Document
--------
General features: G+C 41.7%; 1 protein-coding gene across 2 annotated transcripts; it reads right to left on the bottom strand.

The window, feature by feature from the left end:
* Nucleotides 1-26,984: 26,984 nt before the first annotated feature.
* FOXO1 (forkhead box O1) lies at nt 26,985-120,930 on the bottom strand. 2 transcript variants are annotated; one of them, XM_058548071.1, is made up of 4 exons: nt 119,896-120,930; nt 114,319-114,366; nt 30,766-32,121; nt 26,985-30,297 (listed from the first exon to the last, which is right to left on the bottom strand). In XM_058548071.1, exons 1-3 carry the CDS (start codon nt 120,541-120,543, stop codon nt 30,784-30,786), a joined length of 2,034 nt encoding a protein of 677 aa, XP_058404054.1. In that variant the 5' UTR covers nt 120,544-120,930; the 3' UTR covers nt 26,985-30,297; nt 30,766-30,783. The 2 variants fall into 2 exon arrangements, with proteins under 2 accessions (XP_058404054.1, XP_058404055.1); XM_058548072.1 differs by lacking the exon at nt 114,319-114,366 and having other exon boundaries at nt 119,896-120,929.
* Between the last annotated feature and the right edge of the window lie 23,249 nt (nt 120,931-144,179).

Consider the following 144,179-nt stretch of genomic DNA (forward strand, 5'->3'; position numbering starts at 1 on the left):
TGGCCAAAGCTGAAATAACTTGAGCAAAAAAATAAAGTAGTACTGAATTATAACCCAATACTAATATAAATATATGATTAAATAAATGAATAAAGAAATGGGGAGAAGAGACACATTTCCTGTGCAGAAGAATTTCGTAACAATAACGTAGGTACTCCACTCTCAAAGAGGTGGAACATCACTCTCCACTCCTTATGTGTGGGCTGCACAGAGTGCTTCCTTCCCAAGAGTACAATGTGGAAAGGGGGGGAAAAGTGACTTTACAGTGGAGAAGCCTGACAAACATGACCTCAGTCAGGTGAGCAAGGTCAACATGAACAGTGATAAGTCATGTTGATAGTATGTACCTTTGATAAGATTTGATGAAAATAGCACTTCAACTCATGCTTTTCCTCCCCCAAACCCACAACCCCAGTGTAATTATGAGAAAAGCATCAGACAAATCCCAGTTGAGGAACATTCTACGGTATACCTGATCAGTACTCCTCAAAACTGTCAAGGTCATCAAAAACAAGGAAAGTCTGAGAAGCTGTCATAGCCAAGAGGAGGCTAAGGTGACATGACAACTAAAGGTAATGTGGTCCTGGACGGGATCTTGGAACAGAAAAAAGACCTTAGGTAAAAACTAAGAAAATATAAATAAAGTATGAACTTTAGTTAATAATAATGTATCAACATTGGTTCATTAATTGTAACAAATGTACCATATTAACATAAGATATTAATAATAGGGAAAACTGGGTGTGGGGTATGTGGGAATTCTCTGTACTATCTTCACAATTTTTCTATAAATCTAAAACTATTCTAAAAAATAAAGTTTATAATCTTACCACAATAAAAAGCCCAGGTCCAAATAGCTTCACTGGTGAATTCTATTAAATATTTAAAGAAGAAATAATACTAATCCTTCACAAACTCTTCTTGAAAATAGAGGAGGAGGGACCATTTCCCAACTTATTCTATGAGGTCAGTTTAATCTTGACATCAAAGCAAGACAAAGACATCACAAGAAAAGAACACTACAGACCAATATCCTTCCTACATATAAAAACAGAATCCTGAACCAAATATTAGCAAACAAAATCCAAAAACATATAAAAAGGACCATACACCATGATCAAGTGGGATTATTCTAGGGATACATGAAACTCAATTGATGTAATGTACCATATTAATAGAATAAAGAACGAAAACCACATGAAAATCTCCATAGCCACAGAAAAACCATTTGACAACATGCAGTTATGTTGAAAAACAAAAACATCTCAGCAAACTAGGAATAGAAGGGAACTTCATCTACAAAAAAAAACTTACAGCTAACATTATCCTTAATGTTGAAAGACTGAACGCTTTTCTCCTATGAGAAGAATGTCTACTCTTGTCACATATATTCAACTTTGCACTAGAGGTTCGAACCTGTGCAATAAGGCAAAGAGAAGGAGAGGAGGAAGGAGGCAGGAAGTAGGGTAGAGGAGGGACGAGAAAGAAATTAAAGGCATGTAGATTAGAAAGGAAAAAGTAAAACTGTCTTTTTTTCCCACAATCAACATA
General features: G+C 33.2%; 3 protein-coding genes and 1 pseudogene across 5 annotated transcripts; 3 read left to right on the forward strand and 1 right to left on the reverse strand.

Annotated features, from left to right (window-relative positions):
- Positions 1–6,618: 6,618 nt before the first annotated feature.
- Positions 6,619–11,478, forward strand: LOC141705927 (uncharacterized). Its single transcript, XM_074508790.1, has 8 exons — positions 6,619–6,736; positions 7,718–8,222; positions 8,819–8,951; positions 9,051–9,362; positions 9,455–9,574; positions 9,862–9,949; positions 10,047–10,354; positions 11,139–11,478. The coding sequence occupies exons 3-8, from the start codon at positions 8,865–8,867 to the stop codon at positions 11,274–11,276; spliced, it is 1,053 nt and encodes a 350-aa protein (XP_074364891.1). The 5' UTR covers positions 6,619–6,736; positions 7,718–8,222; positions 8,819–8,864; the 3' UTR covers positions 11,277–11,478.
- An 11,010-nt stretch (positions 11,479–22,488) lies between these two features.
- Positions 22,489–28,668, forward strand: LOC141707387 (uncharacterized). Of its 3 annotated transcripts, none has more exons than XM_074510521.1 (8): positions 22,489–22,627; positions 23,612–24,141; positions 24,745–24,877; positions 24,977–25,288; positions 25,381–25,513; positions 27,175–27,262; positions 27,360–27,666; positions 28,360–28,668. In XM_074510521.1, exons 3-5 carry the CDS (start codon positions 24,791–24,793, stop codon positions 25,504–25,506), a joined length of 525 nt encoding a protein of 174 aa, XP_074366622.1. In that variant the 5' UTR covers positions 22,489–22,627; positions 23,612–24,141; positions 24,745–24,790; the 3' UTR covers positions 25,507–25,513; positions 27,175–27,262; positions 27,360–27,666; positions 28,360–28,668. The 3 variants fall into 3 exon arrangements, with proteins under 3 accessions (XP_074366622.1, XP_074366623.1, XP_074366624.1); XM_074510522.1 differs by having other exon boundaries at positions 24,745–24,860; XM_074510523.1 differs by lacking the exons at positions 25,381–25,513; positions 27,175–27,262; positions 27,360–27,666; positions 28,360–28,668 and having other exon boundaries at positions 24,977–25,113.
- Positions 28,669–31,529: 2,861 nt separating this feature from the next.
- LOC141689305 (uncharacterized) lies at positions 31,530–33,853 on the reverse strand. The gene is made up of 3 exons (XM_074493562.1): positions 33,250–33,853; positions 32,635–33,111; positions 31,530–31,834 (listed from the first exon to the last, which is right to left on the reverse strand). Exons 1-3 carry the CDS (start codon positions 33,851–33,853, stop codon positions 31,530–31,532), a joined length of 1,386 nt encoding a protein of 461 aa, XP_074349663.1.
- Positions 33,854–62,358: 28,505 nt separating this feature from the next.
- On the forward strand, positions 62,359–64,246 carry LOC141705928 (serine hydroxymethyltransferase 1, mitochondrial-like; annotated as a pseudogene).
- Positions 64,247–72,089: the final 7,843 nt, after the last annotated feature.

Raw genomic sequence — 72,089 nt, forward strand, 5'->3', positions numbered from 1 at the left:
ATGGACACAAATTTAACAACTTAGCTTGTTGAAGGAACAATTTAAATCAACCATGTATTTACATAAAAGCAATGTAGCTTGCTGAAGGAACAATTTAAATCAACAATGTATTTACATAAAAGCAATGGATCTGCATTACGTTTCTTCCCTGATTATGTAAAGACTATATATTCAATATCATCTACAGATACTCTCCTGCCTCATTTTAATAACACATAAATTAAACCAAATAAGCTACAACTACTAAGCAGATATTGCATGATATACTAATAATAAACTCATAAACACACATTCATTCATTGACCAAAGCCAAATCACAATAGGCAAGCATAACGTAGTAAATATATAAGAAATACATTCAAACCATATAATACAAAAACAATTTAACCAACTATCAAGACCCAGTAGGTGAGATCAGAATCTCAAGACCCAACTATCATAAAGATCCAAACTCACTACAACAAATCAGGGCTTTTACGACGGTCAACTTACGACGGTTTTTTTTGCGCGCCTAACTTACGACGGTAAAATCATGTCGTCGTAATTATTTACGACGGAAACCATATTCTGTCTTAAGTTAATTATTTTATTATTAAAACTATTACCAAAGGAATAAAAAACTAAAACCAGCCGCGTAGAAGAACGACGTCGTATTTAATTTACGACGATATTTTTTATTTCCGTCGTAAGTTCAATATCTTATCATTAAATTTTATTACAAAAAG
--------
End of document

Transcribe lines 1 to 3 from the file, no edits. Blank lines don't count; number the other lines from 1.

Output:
General features: G+C 41.7%; 1 protein-coding gene across 2 annotated transcripts; it reads right to left on the bottom strand.

The window, feature by feature from the left end:
* Nucleotides 1-26,984: 26,984 nt before the first annotated feature.